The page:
Want Your Children to Survive The Future? Send Them to Art School
Dustin Timbrook

First, the notion that somehow science and creativity are separate endeavors, where the artist corners the market on creativity is a common position for those outside of the scientific tradition. Creativity is a hallmark of science, and to suggest that the artist exercises this muscle more so than the scientist seems to be promulgated by those who have experienced science as a class that they had to take, or something that they read about in a book. Understanding our physical world demands creativity.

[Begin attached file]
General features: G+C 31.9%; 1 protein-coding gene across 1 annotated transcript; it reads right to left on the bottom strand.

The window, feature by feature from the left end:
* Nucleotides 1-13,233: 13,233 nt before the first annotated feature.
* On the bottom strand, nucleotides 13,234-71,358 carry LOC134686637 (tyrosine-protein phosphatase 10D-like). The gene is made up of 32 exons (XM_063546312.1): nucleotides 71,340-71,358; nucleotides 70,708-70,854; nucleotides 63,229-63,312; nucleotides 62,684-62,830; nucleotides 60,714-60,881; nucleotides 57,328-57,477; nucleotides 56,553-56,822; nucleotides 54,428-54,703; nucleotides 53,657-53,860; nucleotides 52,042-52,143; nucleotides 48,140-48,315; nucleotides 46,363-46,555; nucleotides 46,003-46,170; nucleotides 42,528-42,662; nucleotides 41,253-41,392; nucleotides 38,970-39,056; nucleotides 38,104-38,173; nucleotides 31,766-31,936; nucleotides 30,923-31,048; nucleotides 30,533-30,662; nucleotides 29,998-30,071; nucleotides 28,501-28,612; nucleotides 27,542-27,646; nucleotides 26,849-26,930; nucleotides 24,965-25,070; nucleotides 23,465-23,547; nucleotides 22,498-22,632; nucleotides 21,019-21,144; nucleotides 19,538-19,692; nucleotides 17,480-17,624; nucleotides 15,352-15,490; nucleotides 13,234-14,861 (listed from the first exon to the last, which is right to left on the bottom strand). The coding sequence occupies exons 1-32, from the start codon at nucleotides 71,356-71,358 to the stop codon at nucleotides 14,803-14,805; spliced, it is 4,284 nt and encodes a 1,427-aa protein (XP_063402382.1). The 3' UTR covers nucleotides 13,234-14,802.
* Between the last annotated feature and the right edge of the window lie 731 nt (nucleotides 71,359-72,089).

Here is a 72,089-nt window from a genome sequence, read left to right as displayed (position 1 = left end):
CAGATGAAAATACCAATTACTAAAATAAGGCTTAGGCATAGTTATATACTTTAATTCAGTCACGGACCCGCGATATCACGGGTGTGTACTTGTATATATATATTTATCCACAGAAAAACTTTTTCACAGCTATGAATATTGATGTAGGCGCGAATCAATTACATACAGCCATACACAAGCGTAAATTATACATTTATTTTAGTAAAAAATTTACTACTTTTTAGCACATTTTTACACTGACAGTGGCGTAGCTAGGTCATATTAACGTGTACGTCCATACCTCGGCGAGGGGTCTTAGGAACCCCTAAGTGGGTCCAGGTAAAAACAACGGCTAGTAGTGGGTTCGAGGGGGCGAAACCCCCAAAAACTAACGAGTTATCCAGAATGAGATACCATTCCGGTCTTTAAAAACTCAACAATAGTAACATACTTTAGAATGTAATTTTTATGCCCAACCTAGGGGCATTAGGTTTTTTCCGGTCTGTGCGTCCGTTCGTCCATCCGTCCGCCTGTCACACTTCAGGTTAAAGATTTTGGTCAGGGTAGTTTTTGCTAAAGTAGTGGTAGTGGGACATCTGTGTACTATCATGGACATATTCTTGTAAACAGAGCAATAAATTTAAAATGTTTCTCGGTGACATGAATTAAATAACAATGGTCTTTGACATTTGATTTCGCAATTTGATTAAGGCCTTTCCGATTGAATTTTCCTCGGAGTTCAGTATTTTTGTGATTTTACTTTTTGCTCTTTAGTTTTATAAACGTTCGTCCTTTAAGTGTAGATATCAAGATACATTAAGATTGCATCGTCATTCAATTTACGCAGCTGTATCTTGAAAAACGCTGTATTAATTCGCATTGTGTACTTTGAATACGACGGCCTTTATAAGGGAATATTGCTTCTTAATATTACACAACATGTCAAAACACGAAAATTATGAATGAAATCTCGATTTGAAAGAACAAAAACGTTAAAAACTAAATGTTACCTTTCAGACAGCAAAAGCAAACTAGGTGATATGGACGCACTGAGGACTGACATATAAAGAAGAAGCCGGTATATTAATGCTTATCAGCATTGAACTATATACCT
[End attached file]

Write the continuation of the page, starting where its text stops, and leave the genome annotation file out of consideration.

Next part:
Second, the whole STEM thing is rather annoying. So, now we call it STE(A)M to include the arts. Why don’t we include history, social science, humanities, and call it SSHTEAM. Or we could just call it “college”, or “high school”, or “education”. A proper, and useful, education involves all aspects of the human condition. To spend early childhood, or any early steps in education, focusing on a particular discipline does a disservice to all. Sure, STEM is important. So are the arts. Coding academies aren’t going to solve the world’s ills. Nor are “We Are the World” recordings.

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